Stay away from discussions around your opponent, especially if you don’t have all the answers ready.
Here’s a quick summary of what we’ve discussed so far:
|Know your voter’s interests before you knock on their door
|Stay at unanswered doors for too long
|Keep a target for the day to help you stay on track
|Engage in extended conversations
|Look cheerful, motivated, and presentable to create the best impression
|Use paper lists or excel sheets
|Knock every door from your list even if it looks like they’re not home
|Start interacting without confirming their name
|Update the status after each door to inform your future campaign strategy
|Leave your campaign literature in a mailbox
|Use scripts and rehearse them, so you cover the important elements and answer the common queries
|Give incorrect answers
|Plan your route and stay on it for an organized and smooth execution
|Be too pushy
|Stay polite and positive even if you encounter opposition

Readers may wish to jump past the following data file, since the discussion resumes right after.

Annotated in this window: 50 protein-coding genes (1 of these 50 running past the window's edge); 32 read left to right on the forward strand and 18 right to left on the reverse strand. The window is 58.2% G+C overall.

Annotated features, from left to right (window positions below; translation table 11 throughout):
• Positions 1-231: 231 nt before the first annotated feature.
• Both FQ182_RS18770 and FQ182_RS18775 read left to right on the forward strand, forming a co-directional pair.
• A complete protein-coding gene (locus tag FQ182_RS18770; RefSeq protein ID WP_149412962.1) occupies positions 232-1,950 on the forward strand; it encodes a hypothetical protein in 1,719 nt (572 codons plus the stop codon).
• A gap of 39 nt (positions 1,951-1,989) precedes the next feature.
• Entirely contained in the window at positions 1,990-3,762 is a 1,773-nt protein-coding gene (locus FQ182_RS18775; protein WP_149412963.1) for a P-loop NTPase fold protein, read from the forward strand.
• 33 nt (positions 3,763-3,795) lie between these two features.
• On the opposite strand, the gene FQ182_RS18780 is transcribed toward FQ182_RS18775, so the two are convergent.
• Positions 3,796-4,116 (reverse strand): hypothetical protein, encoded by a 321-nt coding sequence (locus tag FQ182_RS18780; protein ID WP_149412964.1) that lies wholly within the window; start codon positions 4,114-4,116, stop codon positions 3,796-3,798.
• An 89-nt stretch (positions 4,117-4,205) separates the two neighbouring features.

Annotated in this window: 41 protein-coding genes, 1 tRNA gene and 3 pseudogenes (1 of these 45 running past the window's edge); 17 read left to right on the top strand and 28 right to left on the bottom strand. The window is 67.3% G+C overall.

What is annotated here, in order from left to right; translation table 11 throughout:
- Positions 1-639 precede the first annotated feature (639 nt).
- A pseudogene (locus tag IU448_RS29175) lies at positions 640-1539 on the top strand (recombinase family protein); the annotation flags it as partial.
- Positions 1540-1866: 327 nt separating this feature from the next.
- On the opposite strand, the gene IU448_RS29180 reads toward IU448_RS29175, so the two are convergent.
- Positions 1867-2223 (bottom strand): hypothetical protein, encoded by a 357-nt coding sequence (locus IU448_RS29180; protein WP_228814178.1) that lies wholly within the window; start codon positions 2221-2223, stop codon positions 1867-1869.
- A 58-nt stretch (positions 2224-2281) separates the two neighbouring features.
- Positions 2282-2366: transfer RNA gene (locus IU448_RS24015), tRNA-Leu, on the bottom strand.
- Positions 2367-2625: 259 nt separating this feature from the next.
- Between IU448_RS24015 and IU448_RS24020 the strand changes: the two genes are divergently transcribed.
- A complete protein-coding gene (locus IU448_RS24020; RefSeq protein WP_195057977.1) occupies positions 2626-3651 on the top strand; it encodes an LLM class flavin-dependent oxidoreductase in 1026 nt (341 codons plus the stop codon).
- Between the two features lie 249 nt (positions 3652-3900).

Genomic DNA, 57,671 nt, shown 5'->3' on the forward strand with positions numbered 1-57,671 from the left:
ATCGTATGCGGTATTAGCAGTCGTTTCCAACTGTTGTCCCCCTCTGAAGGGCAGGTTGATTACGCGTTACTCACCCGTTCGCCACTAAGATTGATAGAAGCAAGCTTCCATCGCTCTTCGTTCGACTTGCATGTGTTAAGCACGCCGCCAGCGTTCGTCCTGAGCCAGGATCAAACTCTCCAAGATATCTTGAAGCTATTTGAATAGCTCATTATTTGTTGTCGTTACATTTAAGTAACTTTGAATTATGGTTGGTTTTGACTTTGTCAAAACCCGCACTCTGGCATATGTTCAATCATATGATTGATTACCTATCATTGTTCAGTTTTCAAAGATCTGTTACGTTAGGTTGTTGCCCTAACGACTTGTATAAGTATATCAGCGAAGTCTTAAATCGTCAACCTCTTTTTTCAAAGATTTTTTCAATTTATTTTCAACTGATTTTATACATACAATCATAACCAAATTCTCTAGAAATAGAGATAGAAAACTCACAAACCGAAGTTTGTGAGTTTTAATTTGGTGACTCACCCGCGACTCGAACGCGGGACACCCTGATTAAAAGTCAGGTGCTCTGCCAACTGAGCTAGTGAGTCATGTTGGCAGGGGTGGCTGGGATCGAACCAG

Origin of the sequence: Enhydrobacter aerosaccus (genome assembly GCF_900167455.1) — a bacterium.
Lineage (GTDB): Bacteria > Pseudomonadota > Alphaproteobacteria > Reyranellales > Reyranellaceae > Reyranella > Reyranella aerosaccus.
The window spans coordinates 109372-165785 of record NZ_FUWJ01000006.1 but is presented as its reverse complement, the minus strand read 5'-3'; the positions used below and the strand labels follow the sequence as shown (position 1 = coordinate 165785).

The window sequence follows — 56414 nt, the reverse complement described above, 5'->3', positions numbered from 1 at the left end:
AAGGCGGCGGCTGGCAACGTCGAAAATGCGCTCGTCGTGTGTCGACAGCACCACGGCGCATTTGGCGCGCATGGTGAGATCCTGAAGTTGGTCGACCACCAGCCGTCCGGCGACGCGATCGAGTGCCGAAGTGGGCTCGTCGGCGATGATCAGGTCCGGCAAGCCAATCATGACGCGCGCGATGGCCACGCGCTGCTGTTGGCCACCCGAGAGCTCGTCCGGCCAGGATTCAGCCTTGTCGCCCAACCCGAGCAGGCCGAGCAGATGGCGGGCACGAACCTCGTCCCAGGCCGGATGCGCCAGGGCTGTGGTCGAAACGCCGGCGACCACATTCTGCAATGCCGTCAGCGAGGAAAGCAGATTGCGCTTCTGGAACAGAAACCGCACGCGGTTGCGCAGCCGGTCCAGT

|Presume relationships between people on your list and people living in the same house
|Speak clearly and a little louder than usual
|Stand too close to the door
|Bring your own supplies like water bottles, snacks, bags, notepads, pens, etc., depending on your needs
|Go inside the house
|Read the room and if a voter seems visibly busy, say, on a phone call, hand out the literature and move to the next house.
|Initiate physical contact
|Know your candidate’s achievements and have some pointers ready to talk about why you’re supporting them.
|Walk on lawns
|Collect feedback to get a fair bit of an idea of where each of them stands.
|Robotically read from the script
|Thank them for their time after every interaction
|Give them the option to get out of the conversation
|Stay connected with your canvassing partners
|Approach people at odd hours
|Pass negative comments on the opponent
Add these canvassing dos and don’ts to your current plan. For more canvassing tips and tricks, check out our guide on political canvassing tips for campaigns.